‘No empty promises’ at pre-G8 symposium on advancing food security

IFAD President Kanayo F. Nwanze is in impressive company today at a high-level symposium on agricultural development and food security. Held in Washington, DC, and organized by the Chicago Council on Global Affairs, the all-day session takes place in connection with this year’s G8 summit of world leaders.

Planting maize seeds in Mswagini village, Tanzania.
©IFAD/Mwanzo Millingan
Like the summit itself – which President Barack Obama will host tomorrow at Camp David – the symposium is taking a serious and long overdue look at how the G8 nations can most effectively advance food and nutrition security in the developing world.

Among the other participants in the event are President Obama and US Secretary of State Hillary Clinton, the Presidents of Benin, Ghana and Tanzania, the Prime Minister of Ethiopia, the Administrator of USAID, the Executive Director of the World Food Programme, the pop star and activist Bono, and many more.

Their presence reflects a growing international consensus that, as Nwanze said today, “food security is the foundation for global security.”

New Alliance for sustainability
In a keynote speech at the symposium this morning, Obama echoed that sentiment. “Food security is a moral imperative, but it’s also an economic imperative…and it’s a security imperative,” he said. “Reducing hunger and malnutrition around the world enhances peace and security.”

Obama went on to announce a G8 initiative, the New Alliance for Food Security and Nutrition, which he called “a major new partnership to reduce hunger and lift tens of millions of people from poverty.”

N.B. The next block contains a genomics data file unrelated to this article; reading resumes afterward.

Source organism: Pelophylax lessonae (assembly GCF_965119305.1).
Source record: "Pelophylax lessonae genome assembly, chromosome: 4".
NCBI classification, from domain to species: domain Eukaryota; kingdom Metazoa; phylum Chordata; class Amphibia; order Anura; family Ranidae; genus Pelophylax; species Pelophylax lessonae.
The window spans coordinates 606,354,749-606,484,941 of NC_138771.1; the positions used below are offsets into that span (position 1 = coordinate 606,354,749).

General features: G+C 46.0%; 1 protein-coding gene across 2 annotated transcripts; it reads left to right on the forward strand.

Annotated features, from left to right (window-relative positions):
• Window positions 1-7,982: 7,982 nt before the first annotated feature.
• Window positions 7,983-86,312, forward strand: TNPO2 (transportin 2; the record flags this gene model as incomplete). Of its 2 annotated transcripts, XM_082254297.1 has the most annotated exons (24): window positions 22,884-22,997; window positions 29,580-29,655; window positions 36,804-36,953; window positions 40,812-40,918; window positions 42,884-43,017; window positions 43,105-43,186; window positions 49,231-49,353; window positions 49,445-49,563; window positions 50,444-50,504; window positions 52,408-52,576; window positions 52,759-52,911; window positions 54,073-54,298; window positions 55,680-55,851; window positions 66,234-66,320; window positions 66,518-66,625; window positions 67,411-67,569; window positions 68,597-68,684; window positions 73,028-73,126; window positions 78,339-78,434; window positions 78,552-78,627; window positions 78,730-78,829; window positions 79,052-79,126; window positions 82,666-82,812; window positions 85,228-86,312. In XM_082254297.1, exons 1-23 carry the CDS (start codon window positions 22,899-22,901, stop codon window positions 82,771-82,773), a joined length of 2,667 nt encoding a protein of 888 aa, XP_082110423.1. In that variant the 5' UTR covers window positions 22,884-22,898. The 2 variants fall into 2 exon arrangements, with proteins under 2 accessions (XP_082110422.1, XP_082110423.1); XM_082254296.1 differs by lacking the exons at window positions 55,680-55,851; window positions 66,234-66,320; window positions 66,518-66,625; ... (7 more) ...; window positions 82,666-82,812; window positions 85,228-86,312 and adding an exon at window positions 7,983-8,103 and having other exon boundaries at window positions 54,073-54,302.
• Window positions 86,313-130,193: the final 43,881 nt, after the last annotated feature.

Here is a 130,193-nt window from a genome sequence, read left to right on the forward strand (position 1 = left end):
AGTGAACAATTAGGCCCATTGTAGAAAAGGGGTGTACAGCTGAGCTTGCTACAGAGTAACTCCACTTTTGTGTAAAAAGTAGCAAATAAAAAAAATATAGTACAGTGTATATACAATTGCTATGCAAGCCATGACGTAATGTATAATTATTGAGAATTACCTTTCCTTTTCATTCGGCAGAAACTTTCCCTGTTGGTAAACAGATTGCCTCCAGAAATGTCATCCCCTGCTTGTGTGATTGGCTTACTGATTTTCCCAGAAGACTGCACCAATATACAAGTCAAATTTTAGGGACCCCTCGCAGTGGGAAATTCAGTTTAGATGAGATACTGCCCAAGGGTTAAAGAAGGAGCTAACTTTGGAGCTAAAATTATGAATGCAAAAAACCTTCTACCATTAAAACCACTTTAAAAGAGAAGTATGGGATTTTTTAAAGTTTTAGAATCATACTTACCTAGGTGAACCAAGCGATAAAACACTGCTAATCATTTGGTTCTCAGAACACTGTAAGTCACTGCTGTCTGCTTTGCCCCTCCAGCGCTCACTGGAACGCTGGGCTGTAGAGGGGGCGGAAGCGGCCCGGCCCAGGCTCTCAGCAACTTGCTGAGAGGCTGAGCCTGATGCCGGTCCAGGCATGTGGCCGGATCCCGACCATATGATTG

Rather than relying inordinately upon emergency aid to address cyclical crises, Obama said, the alliance will honour the commitments to global food security that the G8 made at their 2009 meeting in L’Aquila, Italy. Beyond those commitments, the G8 governments and their partners will also launch substantial new programmes in support of sustainable agriculture, with a special focus on Africa.

“No empty promises,” Obama said, adding that the New Alliance will begin with projects in Ethiopia, Ghana and Tanzania – “but this is just the beginning.” Over the next decade, the initiative aims to help 50 million rural people overcome poverty.

Africa’s potential
IFAD, WFP and the Food and Agriculture Organization welcomed the launch of the New Alliance, and the Rome-based UN agencies will remain engaged in its rollout. At a symposium panel on trade and food security, IFAD’s Nwanze shared his thoughts on the need for such an undertaking, especially in many African nations.

“Africa is the last frontier,” Nwanze said, explaining that the continent holds greater potential for agricultural development than any other region – if only because it has under-produced for so long. To realize that potential and compete internationally, he said, Africa’s smallholder farmers need “sound, vibrant and sustainable domestic markets.” Strong domestic markets, in turn, hinge upon adequate infrastructure, technology, innovation and investment.

The New Alliance is slated to be active in all of these areas.

‘An enabling environment’
Of course, small-scale farmers are, themselves, central to the agricultural private sector. As rural entrepreneurs, they must be full partners in any effort to make a mass transition from subsistence to commercial agriculture.

Therefore, Nwanze said today, “we need to have strong farmer organizations. Where farmers are organized, particularly women farmers, they begin to thrive.” By creating “an enabling environment for smallholders,” he concluded, the partners in the New Alliance can bring lasting, positive change to rural Africa and beyond.

As the G8 leaders grapple with a host of thorny economic and political issues at their summit this weekend, let’s hope they remain focused on the imperative to end hunger and food insecurity worldwide. To do anything less, as the US President so aptly put it, would be “an affront to who we are.”

Below: Watch an IFAD video on increasing  food security in African countries based on increased private sector investments in agriculture, in line with the current G8 agenda.